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Revista Española de Enfermedades Digestivas

versión impresa ISSN 1130-0108

Rev. esp. enferm. dig. vol.106 no.8 Madrid dic. 2014




Absence of HLA-DQ2 and HLA-DQ8 does not exclude celiac disease in Brazilian patients

La ausencia de HLA-DQ2 y HLA-DQ8 no excluye la enfermedad celiaca en pacientes brasileños



Key words: Celiac disease. HLA. Brazilian population. HLA-DQ2 antigen. HLA DQ-8 antigen.


Dear Editor,

The genetic predisposition is well known in celiac disease (CD). In a recent review, Vives et al. (1) related that about 90 % of CD patients expressed HLA-DQ2, and 5 % of them have the HLA-DQ8. The remaining 5 % of CD patients have one of the two genes that form the HLA-DQ2 heterodimer but do not present the full heterodimer. HLA-related genes are necessary but not sufficient to cause the disease. On the other hand, HLA class II DQ2 and DQ8 are responsible for approximately 40 % of genetic risk to CD. Also, their absence has a high negative predictive value and, in the clinical practice, could exclude a diagnosis of CD (1,2). However, is it really true for a population with a high admixture of races as Brazilian population?

The present study investigated CD patients from Southern Brazilian population, which was researched HLA-DQ2 and HLA-DQ8 alleles. A total of 101 consecutive patients, composed of 83 female and 18 male subjects, with median age of 30 years (rank: 3 to 87 years), all auto-declared with European ascendance, were evaluated and were diagnosed using positive serological tests (IgA antiendomysium) and confirmed using histological findings in duodenal biopsies (Marsh classification). HLA-DQ2 and HLA-DQ8 presence was typed using DNA amplified by polymerase chain reaction. The presence of HLA-DQ2 was observed in 80 (79.2 %) of the 101 celiac patients and HLA-DQ8 in 26 (25.7 %). In 101 cases, HLA-DQ2 and HLA-DQ8 were concomitantly detected in 14 (13.9 %), HLA-DQ2 positive was found in 66 (65.3 %), and HLA-DQ8 positive was observed in 12 (11.9 %). Nine patients (8.9 %) did not present HLA-DQ2 and/or HLA-DQ8 positive. All these cases, in spite of HLA-DQ2 HLA-DQ8 being both negative, had clinical evidence, positive serology, and confirmed CD diagnosis after duodenal biopsies. Besides, recovery was documented after following a gluten-free diet-based treatment. Martins et al. (3) investigating 90 Brazilian celiac patients in Brasilia (Mild West Region) showed that with one exception (1.1 %), all the patients carried DQ2 and/or DQ8 alleles. Castro-Nunes et al. (4), studying 73 patients with CD from Northeastern Brazil, described 50 (68.5 %) with genotype DQ2, 13 (17.8 %) with DQ8, five (6.8 %) with DQ2 and DQ8 concomitantly, and five (6.8 %) without any of these genotypes. Similar observations have been reported from European (5) and American populations (6). Latin American celiac patients (Argentina, Chile and Uruguay) also showed 7 % of negative results for DQ2 and/or DQ8 in a multicenter report (7).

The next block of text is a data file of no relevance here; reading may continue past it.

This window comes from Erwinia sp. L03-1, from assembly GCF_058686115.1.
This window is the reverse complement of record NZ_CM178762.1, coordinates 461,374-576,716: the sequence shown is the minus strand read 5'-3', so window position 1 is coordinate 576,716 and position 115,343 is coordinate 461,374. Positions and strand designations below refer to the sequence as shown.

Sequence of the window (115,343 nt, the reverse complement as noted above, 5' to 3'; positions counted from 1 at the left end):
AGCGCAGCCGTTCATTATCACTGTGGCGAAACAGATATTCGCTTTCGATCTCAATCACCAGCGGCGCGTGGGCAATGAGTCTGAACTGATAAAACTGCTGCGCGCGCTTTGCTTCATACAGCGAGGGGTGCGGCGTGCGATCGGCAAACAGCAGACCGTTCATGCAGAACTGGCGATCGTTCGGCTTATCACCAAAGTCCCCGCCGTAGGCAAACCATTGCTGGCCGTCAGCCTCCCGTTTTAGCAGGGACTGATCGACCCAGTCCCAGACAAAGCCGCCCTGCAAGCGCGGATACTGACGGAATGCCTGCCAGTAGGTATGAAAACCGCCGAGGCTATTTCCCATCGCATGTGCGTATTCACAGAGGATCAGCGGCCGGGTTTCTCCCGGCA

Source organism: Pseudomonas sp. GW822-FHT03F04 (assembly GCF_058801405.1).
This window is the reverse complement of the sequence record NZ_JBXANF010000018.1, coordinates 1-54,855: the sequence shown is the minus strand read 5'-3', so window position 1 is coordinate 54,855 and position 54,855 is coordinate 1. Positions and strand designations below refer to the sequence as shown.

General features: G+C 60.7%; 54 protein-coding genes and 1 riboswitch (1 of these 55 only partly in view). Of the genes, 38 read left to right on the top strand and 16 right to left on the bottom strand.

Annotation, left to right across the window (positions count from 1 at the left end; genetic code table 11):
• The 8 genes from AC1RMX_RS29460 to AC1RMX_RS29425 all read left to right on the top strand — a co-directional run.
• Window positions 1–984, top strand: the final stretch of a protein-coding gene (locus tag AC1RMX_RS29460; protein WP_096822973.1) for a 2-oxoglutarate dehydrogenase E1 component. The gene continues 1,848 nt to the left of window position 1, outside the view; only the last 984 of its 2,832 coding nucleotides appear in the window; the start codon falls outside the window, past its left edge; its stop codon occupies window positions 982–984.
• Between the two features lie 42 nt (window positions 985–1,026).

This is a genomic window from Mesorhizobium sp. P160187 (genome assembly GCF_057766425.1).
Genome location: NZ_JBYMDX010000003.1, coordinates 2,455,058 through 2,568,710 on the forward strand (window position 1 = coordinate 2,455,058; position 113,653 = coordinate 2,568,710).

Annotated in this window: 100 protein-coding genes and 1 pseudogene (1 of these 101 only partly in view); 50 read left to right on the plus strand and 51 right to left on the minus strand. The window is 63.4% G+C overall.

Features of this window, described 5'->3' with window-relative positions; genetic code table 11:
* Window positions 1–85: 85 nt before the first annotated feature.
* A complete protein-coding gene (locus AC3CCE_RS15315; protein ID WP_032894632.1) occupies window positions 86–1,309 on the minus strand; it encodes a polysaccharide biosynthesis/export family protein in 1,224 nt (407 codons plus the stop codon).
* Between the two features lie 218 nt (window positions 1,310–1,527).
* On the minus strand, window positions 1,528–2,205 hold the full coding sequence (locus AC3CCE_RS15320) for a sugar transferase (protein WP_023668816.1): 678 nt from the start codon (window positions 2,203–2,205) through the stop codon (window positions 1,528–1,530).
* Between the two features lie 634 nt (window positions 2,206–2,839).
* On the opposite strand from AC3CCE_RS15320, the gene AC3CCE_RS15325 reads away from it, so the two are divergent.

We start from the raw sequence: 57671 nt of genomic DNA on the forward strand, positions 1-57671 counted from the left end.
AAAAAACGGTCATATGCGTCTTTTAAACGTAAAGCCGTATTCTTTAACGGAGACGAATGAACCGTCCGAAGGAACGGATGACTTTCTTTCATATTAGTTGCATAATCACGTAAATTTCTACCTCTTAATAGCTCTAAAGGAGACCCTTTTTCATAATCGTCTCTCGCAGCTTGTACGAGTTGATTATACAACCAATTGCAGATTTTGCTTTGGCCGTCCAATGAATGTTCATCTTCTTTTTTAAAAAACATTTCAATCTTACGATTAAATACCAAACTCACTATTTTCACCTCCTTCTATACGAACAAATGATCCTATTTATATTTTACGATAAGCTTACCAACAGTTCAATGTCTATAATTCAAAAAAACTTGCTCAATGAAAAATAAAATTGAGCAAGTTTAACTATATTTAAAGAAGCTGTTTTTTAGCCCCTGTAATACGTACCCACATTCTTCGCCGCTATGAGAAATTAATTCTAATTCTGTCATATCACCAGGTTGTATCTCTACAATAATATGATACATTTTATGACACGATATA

Concluding, in the present study, HLA-DQ2 and HLA-DQ8 were detected in most CD patients, corroborating the literature reports, although in minor percentage. However, the finding of 8.9 % of diagnosed CD patients negative for HLA-DQ2 and/or HLA-DQ8 alleles emphasizes that in a high admixture population, such as the Brazilian population, even in individuals with European ascendancy, the absence of these markers does not exclude CD.


Lorete Maria da Silva Kotze1, Renato Nisihara2, Shirley Ramos da Rosa Utiyama3 and Luiz Roberto Kotze1
1Service of Gastroenterology. Cajuru Hospital. Pontifical Catholic University of Paraná.
2Department of Medicine. Positivo University.
3Laboratory of Immunopathology. Clinical Hospital. Federal University of Paraná
Curitiba-Paraná, Brazil



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2. Denham JM, Hill ID. Celiac disease and autoimmunity: Review and controversies. Curr Allergy Asthma Rep 2013;13:347-53.         [ Links ]

3. Martins RC, Gandolfi L, Modelli IC, Almeida RC, Castro LC, Pratesi R. Serologic screening and genetic testing among Brazilian patients with celiac disease and their first degree relatives. Arq Gastroenterol 2010;47:257-62.         [ Links ]

4. Castro-Antunes MM, Crovella S, Brandão LA, Guimaraes RL, Motta ME, Silva GA. Frequency distribution of HLA DQ2 and DQ8 in celiac patients and first-degree relatives in Recife, northeastern Brazil. Clinics (São Paulo) 2011;66:227-31.         [ Links ]

5. Karell K, Louka AS, Moodie SJ, Ascher H, Clot F, Greco L, et al. HLA types in celiac disease patients not carrying the DQA1*05-DQB1*02 (DQ2) heterodimer: results from the European Genetics Cluster on Celiac Disease. Hum Immunol 2003;64:469-77.         [ Links ]

6. Harmon GS, Lebeck LK, Weidner N. Gluten-dependent enteropathy and atypical human leukocyte antigen alleles. Hum Pathol 2011; 42:1112-6.         [ Links ]

7. Parada A, Araya M, Pérez-Bravo F, Méndez M, Mimbacas A, Motta P, et al. Amerindian mtDNA haplogroups and celiac disease risk HLA haplotypes in mixed-blood Latin American patients. J Pediatr Gastroenterol Nutr 2011;53:429-34.         [ Links ]

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